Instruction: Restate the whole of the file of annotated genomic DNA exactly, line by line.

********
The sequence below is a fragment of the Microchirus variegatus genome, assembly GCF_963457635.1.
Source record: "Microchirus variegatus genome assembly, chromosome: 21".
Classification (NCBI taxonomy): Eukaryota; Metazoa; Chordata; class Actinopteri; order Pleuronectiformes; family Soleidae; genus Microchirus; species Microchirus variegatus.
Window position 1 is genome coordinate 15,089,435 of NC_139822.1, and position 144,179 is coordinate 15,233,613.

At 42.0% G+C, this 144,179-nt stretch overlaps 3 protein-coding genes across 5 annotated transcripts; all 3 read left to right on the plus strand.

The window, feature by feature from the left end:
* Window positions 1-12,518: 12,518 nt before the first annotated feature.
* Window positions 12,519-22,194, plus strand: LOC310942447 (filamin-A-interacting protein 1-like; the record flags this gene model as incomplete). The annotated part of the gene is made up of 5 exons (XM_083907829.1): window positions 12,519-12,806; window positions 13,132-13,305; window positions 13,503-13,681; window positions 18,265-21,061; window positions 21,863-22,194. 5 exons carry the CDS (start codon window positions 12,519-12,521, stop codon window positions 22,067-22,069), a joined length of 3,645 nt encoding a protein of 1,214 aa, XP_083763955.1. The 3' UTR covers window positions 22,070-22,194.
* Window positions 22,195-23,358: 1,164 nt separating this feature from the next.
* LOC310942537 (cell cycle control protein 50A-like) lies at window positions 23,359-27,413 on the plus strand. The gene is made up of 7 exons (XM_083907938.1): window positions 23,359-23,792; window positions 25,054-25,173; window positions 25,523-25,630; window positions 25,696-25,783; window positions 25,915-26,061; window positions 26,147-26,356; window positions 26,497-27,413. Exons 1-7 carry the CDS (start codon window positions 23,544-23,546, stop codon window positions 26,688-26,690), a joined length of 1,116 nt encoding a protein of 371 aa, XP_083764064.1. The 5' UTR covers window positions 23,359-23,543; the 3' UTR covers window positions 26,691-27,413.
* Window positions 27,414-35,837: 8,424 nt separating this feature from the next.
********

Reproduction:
The sequence below is a fragment of the Microchirus variegatus genome, assembly GCF_963457635.1.
Source record: "Microchirus variegatus genome assembly, chromosome: 21".
Classification (NCBI taxonomy): Eukaryota; Metazoa; Chordata; class Actinopteri; order Pleuronectiformes; family Soleidae; genus Microchirus; species Microchirus variegatus.
Window position 1 is genome coordinate 15,089,435 of NC_139822.1, and position 144,179 is coordinate 15,233,613.

At 42.0% G+C, this 144,179-nt stretch overlaps 3 protein-coding genes across 5 annotated transcripts; all 3 read left to right on the plus strand.

The window, feature by feature from the left end:
* Window positions 1-12,518: 12,518 nt before the first annotated feature.
* Window positions 12,519-22,194, plus strand: LOC310942447 (filamin-A-interacting protein 1-like; the record flags this gene model as incomplete). The annotated part of the gene is made up of 5 exons (XM_083907829.1): window positions 12,519-12,806; window positions 13,132-13,305; window positions 13,503-13,681; window positions 18,265-21,061; window positions 21,863-22,194. 5 exons carry the CDS (start codon window positions 12,519-12,521, stop codon window positions 22,067-22,069), a joined length of 3,645 nt encoding a protein of 1,214 aa, XP_083763955.1. The 3' UTR covers window positions 22,070-22,194.
* Window positions 22,195-23,358: 1,164 nt separating this feature from the next.
* LOC310942537 (cell cycle control protein 50A-like) lies at window positions 23,359-27,413 on the plus strand. The gene is made up of 7 exons (XM_083907938.1): window positions 23,359-23,792; window positions 25,054-25,173; window positions 25,523-25,630; window positions 25,696-25,783; window positions 25,915-26,061; window positions 26,147-26,356; window positions 26,497-27,413. Exons 1-7 carry the CDS (start codon window positions 23,544-23,546, stop codon window positions 26,688-26,690), a joined length of 1,116 nt encoding a protein of 371 aa, XP_083764064.1. The 5' UTR covers window positions 23,359-23,543; the 3' UTR covers window positions 26,691-27,413.
* Window positions 27,414-35,837: 8,424 nt separating this feature from the next.